UNC assessing boundary shifts in EBC report

The content originally appeared on: Trinidad and Tobago Newsday

How the changes proposed by the Elections and Boundaries Commission (EBC) in its 2024 report may affect electorates and the general election scheduled for next year is still being assessed by those in the field of politics.

The report, which was laid in Parliament on April 12, proposed changes to the boundaries of several constituencies as well as five name changes to “minimise any confusion in the minds of the electorate.”

The Delimitation of Constituencies Rules in the Second Schedule of the Constitution under section 72(1) said: the electorate in any constituency shall not be more than 110 per cent nor be less than 90 per cent of the total electorate of the island divided by the number of constituencies in that island.

In Trinidad, where all the adjustments were made, as determined from the annual list of electors which was published on November 30, 2023, the total electorate was 1,095,080, the permissible upper limit for each constituency was 30,887 and the permissible lower limit was 25,271.

Toco/Sangre Grande, D’Abadie/O’Meara, Caroni Central and Cumuto/Manzanilla were above the upper limit, while Port of Spain North/St Ann’s West, Port of Spain South, San Fernando East, San Fernando West and Pointe-a-Pierre, were below the lower limit.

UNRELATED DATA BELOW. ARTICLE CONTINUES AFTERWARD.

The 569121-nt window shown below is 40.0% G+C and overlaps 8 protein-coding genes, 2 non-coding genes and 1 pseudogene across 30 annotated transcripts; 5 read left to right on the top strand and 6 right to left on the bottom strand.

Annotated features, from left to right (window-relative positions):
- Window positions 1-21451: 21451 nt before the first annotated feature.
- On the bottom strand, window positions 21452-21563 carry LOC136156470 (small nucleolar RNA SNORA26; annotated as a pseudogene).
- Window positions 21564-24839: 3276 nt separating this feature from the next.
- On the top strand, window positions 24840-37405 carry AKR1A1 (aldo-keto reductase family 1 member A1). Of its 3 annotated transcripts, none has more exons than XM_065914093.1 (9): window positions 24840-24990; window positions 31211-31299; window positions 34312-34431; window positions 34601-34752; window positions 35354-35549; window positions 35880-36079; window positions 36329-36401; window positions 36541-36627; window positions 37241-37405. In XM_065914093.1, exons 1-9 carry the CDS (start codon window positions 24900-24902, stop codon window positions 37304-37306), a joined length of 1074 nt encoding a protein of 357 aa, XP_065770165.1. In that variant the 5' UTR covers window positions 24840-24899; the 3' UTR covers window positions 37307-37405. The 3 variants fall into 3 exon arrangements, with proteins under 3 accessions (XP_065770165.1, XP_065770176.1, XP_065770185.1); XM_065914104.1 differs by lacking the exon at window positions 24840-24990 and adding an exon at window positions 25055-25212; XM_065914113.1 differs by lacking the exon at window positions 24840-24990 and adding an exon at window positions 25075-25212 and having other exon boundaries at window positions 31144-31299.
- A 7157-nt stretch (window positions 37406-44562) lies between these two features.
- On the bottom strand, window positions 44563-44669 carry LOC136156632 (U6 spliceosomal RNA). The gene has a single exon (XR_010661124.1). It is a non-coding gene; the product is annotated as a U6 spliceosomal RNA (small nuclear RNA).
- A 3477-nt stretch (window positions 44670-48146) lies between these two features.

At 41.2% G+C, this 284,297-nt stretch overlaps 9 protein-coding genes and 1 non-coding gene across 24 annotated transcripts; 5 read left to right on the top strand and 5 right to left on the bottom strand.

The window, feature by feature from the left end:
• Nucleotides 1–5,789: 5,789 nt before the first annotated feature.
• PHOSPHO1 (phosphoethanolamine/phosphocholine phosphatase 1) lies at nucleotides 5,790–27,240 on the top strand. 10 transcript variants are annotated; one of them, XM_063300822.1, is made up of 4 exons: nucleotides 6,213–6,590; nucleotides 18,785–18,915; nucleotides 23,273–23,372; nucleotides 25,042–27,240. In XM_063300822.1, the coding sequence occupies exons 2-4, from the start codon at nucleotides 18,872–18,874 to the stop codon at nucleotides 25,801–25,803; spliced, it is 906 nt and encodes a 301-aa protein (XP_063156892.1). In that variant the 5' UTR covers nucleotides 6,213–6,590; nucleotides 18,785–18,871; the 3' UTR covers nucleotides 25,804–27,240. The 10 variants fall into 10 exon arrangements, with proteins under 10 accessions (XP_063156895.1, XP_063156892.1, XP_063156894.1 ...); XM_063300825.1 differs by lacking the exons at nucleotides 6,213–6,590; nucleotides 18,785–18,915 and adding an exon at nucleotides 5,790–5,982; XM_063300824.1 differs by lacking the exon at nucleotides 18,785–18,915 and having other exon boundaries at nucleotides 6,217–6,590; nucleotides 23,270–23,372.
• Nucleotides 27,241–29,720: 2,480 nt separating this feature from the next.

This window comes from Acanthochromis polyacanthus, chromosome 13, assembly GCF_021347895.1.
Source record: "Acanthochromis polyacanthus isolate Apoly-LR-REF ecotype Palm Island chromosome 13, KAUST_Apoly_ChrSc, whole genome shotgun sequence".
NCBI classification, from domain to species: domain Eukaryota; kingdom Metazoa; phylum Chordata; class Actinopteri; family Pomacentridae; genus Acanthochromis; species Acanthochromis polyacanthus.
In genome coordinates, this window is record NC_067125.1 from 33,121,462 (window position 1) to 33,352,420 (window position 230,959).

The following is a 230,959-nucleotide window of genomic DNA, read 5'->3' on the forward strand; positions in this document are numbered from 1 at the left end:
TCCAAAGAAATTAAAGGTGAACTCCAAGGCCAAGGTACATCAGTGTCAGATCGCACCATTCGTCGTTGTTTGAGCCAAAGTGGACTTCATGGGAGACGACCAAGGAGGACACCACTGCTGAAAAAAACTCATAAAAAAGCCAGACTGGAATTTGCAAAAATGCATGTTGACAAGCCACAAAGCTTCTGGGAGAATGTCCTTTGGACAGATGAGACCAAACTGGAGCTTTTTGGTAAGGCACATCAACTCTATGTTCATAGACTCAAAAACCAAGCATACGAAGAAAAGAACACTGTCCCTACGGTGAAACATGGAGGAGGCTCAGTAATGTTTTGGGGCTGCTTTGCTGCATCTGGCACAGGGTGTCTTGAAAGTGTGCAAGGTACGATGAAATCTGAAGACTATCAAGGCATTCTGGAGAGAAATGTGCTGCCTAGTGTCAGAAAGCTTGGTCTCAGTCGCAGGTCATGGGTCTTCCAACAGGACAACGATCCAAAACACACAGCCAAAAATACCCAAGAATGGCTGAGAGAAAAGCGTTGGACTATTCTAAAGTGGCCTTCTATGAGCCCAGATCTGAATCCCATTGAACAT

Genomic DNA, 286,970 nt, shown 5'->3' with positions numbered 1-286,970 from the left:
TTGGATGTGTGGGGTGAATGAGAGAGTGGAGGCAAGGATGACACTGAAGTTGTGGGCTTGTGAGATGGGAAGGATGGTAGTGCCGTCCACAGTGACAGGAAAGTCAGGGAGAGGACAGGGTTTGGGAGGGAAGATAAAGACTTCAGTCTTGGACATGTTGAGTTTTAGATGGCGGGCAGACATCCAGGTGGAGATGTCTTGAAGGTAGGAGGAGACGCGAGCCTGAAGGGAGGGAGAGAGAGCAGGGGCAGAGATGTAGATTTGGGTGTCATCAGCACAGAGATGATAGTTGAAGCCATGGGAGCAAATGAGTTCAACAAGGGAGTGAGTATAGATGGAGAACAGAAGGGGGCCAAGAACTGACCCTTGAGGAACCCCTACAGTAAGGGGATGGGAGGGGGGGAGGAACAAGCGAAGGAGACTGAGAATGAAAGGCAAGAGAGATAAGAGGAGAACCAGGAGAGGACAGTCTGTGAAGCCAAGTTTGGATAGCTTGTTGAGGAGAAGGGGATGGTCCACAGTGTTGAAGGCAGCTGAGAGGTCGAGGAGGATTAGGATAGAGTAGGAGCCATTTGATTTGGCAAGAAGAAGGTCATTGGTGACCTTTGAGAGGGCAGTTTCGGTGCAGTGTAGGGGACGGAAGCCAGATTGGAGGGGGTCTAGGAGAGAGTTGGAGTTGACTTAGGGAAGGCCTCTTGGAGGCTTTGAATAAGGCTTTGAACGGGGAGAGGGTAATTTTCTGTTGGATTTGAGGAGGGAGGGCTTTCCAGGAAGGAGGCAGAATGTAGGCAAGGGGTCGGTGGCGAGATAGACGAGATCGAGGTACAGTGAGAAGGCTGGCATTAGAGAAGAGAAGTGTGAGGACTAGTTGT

Polling divisions were either given to or taken away from the nine, thereby affecting nearby constituencies including Tabaquite, La Horquetta/Talparo, Arouca/Maloney, Laventille West, Laventille East/Morvant, Oropouche East and Arima.

The report also proposed name changes to five constituencies on a phased basis. The constituency of Arouca/Maloney would be renamed Trincity/Maloney, D’Abadie/O’Meara to Malabar/Mausica, Lopinot/Bon Air West to Arouca/Lopinot, St Joseph to Aranguez/St Joseph and Pointe-a-Pierre to Claxton Bay.

United National Congress deputy political leader David Lee said the party was still studying the report in-depth to see how the changes could affect the party. The party is also evaluating whether there were significant shifts in the electorate numbers of UNC strongholds and marginal seats compared to the People’s National Movement.